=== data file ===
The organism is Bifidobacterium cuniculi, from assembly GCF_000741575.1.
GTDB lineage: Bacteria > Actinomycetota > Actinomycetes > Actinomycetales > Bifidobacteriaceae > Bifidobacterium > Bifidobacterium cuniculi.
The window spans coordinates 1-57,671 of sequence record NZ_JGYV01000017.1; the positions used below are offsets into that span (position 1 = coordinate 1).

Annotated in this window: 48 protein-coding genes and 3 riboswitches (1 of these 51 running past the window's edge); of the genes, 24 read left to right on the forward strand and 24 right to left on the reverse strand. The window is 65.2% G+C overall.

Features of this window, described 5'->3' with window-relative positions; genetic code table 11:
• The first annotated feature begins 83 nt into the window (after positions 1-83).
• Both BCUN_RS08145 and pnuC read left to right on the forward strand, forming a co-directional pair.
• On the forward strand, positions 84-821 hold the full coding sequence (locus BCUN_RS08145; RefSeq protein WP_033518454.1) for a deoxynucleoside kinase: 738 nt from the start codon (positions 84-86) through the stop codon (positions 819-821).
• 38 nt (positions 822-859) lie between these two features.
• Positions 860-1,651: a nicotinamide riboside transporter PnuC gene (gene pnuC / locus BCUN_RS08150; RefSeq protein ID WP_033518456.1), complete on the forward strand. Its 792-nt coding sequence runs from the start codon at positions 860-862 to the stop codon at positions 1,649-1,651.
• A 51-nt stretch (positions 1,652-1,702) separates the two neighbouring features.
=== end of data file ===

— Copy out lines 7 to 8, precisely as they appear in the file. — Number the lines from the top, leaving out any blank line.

• Both BCUN_RS08145 and pnuC read left to right on the forward strand, forming a co-directional pair.
• On the forward strand, positions 84-821 hold the full coding sequence (locus BCUN_RS08145; RefSeq protein WP_033518454.1) for a deoxynucleoside kinase: 738 nt from the start codon (positions 84-86) through the stop codon (positions 819-821).